As part of the recently enacted federal spending bill, the US Congress has passed a momentous piece of legislation directly affecting providers of electronic communication services like email service providers and social media networks. The so-called CLOUD Act, by amending the Stored Communications Act, 18 USC. §§ 2701 et seq. (SCA), makes clear that American law enforcement officials can compel US providers to produce data even if it is stored outside the United States. It also establishes new rules facilitating foreign law enforcement access to data stored within the United States. The CLOUD Act effectively moots the central question in a pending, potentially landmark case before the US Supreme Court, and it may have ripple effects on other multinational companies that hold data in different jurisdictions.
The Case of the Extraterritorial Warrant
On February 27, the US Supreme Court heard oral argument in United States v. Microsoft Corp., in which the company had received a US warrant under the SCA for data held in Ireland. While the parties agree that the SCA had lacked extraterritorial reach, they disputed whether the warrant at issue in this case was extraterritorial. Microsoft argued that the warrant was extraterritorial because it sought information stored in Ireland. The government argued that the warrant was domestic because Microsoft could comply by “undertaking acts entirely within the US.” Brief for United States at 25, United States v. Microsoft Corp., 138 S. Ct. 356 (2017) (No. 17-2).
As a practical matter, when the Department of Justice served Microsoft with the warrant, Microsoft faced three choices: (1) comply with the US government’s interpretation of the SCA and potentially violate Irish law or impinge on Irish sovereignty;1 (2) comply with Irish law and be held in contempt in the United States; or (3) seek to quash the SCA warrant to the extent it requires Microsoft to violate Irish law and thus force the United States to use a Mutual Legal Assistance Treaty (MLAT). Microsoft chose the third option. Matter of Warrant to Search a Certain E-Mail Account Controlled & Maintained by Microsoft Corp., 829 F.3d 197, 200-01 (2d Cir. 2016), cert. granted sub nom. United States v. Microsoft Corp., 138 S. Ct. 356 (2017).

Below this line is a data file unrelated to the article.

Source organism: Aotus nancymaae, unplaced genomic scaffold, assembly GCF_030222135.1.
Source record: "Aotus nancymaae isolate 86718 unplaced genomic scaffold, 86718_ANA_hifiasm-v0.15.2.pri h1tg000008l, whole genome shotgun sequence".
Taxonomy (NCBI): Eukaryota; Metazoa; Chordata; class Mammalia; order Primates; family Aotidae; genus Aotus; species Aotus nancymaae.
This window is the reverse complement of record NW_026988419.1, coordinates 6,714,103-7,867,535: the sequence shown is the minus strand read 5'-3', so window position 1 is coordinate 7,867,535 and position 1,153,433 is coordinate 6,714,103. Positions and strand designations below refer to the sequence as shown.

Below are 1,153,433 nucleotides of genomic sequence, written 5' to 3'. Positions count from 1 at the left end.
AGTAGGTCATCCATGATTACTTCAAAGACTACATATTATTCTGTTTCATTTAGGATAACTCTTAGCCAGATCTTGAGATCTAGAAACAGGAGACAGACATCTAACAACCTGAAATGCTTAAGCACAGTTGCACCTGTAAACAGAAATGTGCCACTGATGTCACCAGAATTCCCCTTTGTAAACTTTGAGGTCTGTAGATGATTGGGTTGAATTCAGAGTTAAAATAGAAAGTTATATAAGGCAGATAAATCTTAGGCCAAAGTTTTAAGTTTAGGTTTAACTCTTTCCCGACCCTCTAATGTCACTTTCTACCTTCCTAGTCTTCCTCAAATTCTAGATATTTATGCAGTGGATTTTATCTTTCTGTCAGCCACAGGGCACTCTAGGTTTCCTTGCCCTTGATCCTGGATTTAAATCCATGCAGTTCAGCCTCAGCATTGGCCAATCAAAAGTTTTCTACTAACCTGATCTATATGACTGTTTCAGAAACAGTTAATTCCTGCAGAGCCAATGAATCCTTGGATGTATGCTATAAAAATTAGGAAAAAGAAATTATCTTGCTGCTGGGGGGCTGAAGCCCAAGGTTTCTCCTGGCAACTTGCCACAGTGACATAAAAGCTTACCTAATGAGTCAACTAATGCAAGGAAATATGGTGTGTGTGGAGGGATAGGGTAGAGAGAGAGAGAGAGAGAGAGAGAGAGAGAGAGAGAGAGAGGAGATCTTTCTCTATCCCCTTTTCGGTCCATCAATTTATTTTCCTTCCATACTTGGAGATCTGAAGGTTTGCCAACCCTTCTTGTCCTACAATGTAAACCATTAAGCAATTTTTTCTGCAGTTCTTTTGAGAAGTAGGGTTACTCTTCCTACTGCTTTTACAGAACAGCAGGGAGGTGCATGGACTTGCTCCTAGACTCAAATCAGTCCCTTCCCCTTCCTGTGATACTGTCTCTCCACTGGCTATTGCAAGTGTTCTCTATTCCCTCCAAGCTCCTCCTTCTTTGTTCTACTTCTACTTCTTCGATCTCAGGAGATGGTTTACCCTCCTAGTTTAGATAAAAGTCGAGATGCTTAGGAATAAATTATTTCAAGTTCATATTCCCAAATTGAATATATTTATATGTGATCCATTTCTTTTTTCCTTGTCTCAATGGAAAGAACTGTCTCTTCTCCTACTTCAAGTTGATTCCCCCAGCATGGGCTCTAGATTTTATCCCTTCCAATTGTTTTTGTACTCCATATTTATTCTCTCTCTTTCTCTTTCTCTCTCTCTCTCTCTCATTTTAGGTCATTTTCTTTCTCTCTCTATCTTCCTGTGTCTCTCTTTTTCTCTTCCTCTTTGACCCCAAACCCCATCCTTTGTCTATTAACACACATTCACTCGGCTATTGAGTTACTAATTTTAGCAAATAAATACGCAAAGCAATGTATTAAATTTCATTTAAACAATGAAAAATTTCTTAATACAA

The Purpose of the CLOUD Act
With passage of the CLOUD Act, Congress has likely mooted the central question in Microsoft by implementing Section 2713 of the SCA. This new section requires that electronic communication service providers and remote computing service providers “comply with the obligations of [the SCA] to preserve, back up, or disclose the contents of a wire or electronic communication and any record or other information pertaining to a customer or subscriber within such provider’s possession, custody, or control, regardless of whether such communication, record, or other information is located within or outside of the United States.” CLOUD Act § 103(a), to be codified at 18 USC. § 2713.
This new rule clarifying the SCA warrant power’s reach to “information located within or outside of the United States” applies to a number of SCA obligations, including those pursuant to a warrant for content; warrant, subpoena or other search authorization for non-content records; or pursuant to National Security Letters. Providers, upon request by a government entity, must preserve data in their possession for at least 90 days (180 days if the government entity requests) pending the issuance of a court order or other process. See 18 USC. § 2703(f). Id. The new provision would also apply to 18 USC. § 2704, which requires service providers to create backup copies of electronic communications sought by a government entity.
The CLOUD Act also attempts to address the ever-growing conflict of law issues facing multinational companies. The Act permits providers, within 14 days of service, to make a motion to modify or quash a warrant if “the required disclosure would create a material risk” that would violate the law of a qualifying foreign government. CLOUD Act § 103(b), to be codified at 18 USC. § 2703(h)(2). The court can grant the provider’s request, but only upon finding that: (1) “the required disclosure would cause the provider to violate the laws of a qualifying foreign government”; (2) “based on the totality of the circumstances, the interests of justice dictate that the legal process should be modified or quashed”; and (3) “the customer or subscriber is not a United States person and does not reside in the United States.” Id.
Limitations of the CLOUD Act
The courts’ ability to grant a provider’s motion, however, is more limited than it may appear. In addition to the requirement that the subject reside outside of the United States, the “totality of the circumstances” analysis dictated by the Act requires the court to take into account the following factors, where “appropriate”: